Published: Fri, May 19, 2017
Worldwide | By Gretchen Simon

Brazil president vows to stay on amid corruption probe

Brazil president vows to stay on amid corruption probe

The situation of Brazilian President Michel Temer became delicate on Thursday following a newspaper report that he is accused of taking bribes and endorsing bribes to silence a witness in a corruption case.

"I can't see how Temer survives this", said David Fletcher of the University of Brasilia.

There had been speculation that Temer would use his televised address to resign.

The presidential palace released a statement saying that Temer "never requested payments to obtain the silence of ex-deputy Eduardo Cunha".

If Temer resigns, his term will be completed by the next in line, Rodrigo Maia, speaker of the Lower House, who is facing his own federal graft investigation.

The allegations come just over a year after Mr Temer assumed the presidency, following the start of impeachment proceedings against Ms Rousseff.

A major newspaper in Brazil, O Globo, is reporting that Temer was caught on tape discussing bribery payments.

The police operation was part of a massive investigation into corruption known as Operation Car Wash that has implicated scores of politicians and business executives.

JBS, which grew rapidly under 13 years of leftist Workers Party rule due largely to low-priced loans from Brazil's national development bank, on Thursday said in a statement that seven of its executives, including Batista, had reached plea bargain deals with prosecutors. But the impact of their plea bargain and the 38 recorded minutes of the March 7 meeting at the president's residence are likely to reverberate for a long time to come.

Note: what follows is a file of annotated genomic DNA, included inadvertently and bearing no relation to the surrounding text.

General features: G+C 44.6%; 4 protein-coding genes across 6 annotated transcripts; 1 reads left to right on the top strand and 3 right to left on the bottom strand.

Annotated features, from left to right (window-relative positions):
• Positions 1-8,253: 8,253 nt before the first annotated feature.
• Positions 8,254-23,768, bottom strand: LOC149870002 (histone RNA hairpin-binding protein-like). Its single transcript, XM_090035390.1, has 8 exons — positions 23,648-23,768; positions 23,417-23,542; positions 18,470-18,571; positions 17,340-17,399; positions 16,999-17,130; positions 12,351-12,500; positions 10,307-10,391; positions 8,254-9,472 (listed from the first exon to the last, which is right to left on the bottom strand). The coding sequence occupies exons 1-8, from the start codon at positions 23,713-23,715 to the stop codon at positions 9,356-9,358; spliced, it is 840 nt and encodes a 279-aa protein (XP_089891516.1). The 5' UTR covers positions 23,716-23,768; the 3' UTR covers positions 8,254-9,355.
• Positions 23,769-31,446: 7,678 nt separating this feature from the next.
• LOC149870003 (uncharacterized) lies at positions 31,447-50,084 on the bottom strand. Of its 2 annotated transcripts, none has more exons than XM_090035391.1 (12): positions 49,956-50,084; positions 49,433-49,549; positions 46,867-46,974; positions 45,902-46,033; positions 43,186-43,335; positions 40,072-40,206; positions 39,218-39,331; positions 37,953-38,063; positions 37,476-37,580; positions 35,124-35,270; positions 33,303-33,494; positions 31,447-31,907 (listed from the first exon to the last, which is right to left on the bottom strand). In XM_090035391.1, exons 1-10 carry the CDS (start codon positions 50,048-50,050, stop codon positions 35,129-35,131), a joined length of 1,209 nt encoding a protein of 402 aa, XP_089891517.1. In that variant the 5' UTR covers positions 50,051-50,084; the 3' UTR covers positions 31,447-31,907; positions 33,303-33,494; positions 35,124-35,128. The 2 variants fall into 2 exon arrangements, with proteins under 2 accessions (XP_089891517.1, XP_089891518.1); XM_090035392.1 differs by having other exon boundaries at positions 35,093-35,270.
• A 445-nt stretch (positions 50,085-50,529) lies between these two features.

Optimists, including Temer himself, had been heralding a recovery following small signs of a return to growth recorded earlier in the week, gains that are now in jeopardy.

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Temer was re-elected vice president in 2014 on a ticket with President Dilma Rousseff, and he moved into the top office when she was impeached and removed from as president past year.

Brazil's share and currency markets plunged Thursday. Temer has lost whatever political support he had.

Ironically, the legislature that now holds Temer's fate in its hands is itself riddled with corruption scandals. The allegations are the latest twist in a sprawling corruption scandal that has reached the top levels of the country's financial and political elite.

On the tape, which was finally made public Thursday, Batista told Temer that he was paying money every month to Cunha "to keep things under control".

Temer responded that "You've got to keep on doing that".

Last year, Temer took over as president after the impeachment of Dilma Rousseff in a ruction attributed to the then-powerful Cunha.

Recorded the conversation: Joesley Batista, chairman of JBS.

Temer and Cunha are members of the same party and were previously allies.

On Wednesday, the World Wildlife Fund for Nature (WWF) said law changes intended by Temer's government endangered a giant swathe of rain forest and opened up indigenous reservations to mining. The leftist Workers' Party of Rousseff scents the chance for revenge.

"It is very worrisome for Brazil. this is a very serious thing", said Alejo Czerwonko, director of emerging markets investment strategy at UBS, though he added that the potential for contagion for other emerging markets was limited.

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